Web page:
The max effort method is by far the best but is also the most intensive on recovery.

There is a big misconception that maxing out is only ‘ego lifting’ but this is a false assumption.

If you want to get as strong as possible you need to be doing sets of five, triples and even singles.

This will develop maximal neural efficiency and absolute strength.

It’s important you don’t abuse the max effort method as it can lead to CNS (central nervous system) burnout.

If you run a DUP or Conjugate periodization style then it is best to max out on the bench once per week.

For greatest strength development you can max out upwards of 5-7 times per week using the Bulgarian light set up.

I wouldn’t recommend this for novices or early intermediates, however.


#8 Mental toughness

bench press pleateau

When attempting a new max for the bench press it is easy to have self-doubts.

Your warm ups are smooth, you lift the bar with great technique… but there is still a lingering sense of doubt.

Can you do this?

“Maybe I’m not strong enough today,” you think.

You don’t realise it yet but you’ve already lost this battle.

I don’t want to come across as an expert on mental fortitude, believe it or not, I am human as well!

I suffer these internal battles every time I step foot in the weight room.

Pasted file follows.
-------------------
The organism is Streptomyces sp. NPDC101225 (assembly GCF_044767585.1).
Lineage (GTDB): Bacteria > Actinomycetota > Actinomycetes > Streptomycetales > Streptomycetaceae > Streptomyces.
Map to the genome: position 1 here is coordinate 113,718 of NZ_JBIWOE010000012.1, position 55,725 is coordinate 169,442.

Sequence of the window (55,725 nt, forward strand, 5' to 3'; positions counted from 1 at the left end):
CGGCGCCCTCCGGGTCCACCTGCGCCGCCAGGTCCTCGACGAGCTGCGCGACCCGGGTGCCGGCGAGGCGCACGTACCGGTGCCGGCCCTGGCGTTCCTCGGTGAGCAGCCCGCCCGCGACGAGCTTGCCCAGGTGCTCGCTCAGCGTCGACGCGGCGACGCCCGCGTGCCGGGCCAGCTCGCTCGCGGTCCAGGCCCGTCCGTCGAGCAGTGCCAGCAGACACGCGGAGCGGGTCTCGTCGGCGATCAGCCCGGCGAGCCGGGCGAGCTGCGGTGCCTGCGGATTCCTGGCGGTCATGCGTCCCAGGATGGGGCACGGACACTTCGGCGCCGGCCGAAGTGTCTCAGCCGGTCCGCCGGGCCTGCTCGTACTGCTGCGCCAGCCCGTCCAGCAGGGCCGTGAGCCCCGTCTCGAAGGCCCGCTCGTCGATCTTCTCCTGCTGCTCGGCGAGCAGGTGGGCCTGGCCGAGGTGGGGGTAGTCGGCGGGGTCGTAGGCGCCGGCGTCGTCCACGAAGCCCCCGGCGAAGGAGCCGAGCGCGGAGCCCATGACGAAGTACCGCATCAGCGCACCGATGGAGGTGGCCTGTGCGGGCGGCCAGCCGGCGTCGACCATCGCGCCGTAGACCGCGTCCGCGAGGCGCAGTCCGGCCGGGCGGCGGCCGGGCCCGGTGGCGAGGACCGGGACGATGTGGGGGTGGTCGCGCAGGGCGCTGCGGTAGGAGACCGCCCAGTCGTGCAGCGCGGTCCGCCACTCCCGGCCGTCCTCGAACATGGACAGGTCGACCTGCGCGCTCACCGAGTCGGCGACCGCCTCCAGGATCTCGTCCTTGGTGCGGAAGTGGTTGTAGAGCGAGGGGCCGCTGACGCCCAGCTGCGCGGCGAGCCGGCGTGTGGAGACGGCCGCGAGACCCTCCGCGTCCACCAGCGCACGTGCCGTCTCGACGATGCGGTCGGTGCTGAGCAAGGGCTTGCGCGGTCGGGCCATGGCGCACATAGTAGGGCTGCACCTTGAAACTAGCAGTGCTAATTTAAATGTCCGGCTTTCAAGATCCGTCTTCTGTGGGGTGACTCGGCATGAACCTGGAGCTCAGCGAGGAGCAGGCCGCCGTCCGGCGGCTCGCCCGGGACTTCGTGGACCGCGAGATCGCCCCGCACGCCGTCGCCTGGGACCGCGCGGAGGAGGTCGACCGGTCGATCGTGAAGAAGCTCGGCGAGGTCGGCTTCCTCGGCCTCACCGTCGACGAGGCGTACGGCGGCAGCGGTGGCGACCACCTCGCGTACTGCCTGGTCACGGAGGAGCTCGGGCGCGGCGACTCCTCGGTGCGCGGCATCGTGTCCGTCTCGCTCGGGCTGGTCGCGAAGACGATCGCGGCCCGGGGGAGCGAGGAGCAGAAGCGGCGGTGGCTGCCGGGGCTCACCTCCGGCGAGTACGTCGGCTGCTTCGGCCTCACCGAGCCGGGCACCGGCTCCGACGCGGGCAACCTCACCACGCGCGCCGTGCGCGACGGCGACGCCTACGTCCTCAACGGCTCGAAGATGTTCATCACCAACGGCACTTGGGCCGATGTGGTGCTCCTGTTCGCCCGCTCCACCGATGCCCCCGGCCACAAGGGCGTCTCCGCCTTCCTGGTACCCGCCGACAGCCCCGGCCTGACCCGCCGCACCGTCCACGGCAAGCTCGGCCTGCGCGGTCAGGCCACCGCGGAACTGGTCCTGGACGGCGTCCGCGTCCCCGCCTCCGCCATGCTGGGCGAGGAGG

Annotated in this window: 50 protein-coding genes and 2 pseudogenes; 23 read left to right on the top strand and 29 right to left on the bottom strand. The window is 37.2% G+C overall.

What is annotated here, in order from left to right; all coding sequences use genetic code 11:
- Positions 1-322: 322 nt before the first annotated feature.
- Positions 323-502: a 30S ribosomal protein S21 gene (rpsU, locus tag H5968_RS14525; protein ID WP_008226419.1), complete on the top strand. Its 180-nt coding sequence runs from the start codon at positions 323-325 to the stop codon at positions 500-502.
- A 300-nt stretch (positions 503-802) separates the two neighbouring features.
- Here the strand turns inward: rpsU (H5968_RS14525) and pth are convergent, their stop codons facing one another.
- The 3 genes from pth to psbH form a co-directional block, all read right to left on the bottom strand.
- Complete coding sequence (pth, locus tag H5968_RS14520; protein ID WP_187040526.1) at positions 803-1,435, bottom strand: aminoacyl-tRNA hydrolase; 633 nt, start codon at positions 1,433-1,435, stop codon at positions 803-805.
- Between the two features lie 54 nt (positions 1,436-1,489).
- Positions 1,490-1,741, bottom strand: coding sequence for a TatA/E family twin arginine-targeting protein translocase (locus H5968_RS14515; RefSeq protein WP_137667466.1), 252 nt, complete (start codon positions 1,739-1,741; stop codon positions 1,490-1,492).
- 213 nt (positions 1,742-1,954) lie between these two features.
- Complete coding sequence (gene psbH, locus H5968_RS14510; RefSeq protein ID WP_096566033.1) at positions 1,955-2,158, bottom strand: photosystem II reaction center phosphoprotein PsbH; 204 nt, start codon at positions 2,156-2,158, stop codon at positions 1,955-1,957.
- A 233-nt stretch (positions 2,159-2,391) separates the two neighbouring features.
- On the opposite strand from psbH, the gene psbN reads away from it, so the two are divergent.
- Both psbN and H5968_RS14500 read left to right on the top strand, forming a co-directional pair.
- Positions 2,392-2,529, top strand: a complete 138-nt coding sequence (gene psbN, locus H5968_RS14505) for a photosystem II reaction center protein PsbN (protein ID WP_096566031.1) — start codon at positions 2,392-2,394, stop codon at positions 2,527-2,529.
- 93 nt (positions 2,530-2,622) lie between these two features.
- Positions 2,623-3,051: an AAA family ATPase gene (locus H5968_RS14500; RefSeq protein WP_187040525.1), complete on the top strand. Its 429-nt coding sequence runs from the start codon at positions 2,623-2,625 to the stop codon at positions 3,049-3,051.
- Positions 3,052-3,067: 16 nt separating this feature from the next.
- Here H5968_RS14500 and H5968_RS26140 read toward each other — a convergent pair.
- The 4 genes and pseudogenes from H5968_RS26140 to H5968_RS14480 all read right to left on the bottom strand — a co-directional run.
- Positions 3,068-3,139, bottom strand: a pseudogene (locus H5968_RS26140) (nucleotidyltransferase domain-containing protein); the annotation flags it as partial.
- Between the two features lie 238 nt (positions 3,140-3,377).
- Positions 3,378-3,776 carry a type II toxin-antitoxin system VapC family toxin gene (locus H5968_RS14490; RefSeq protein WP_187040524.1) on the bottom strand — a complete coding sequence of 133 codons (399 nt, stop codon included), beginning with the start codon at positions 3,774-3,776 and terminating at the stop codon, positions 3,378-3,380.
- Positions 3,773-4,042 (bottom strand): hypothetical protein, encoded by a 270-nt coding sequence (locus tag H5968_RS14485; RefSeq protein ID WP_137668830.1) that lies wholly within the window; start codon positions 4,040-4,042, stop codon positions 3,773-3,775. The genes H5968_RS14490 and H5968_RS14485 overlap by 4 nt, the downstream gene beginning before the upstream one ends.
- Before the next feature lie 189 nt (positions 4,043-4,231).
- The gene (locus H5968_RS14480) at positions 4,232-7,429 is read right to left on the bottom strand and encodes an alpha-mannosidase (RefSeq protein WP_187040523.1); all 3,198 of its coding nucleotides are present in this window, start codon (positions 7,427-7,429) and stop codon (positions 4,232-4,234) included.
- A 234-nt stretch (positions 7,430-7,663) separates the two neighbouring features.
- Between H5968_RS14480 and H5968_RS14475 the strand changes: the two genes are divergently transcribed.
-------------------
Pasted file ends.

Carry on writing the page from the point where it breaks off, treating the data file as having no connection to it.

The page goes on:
The fight between your willpower and self-doubting subconscious is never ending.

All you can do is show up and give it your best.

When attempting a new max for the bench press look at it as a small stepping stone to bigger and better things.

Sometimes it is all in the mind…




The bench press can be a tricky lift to get strong at..

Follow these 8 Tips and your bench press will sky rocket:

  1. Work on your form: Retract the scapula + Tuck the elbows
  2. Eat in a surplus: Your pressing strength is greatly influenced by your leverages, put a bit of fat on and the strength will pile on.
  3. Periodise: Vary your workouts and you will see greater results.
  4. Bench more often: Benching is a skill, practise and then practise some more!
  5. Include bench variations: Why stick to the bench press exclusively? Throw in some pause benching and band work to see greater general strength.
  6. Do direct tricep work: Strengthening the triceps is key to building a bigger bench.
  7. Max out: Maxing out on the bench isn’t just for an ego boost, it is the best way to get strong as possible!
  8. Toughen up: Don’t get psyched out by a new PR, execute the lift exactly the way you do in your warm up sets.

Try implementing some of these strategies in your workout program and test your bench a month or two later..

If any of the above tips have helped you bust a bench plateau then give the article a share and comment below 😉

Help spread the word!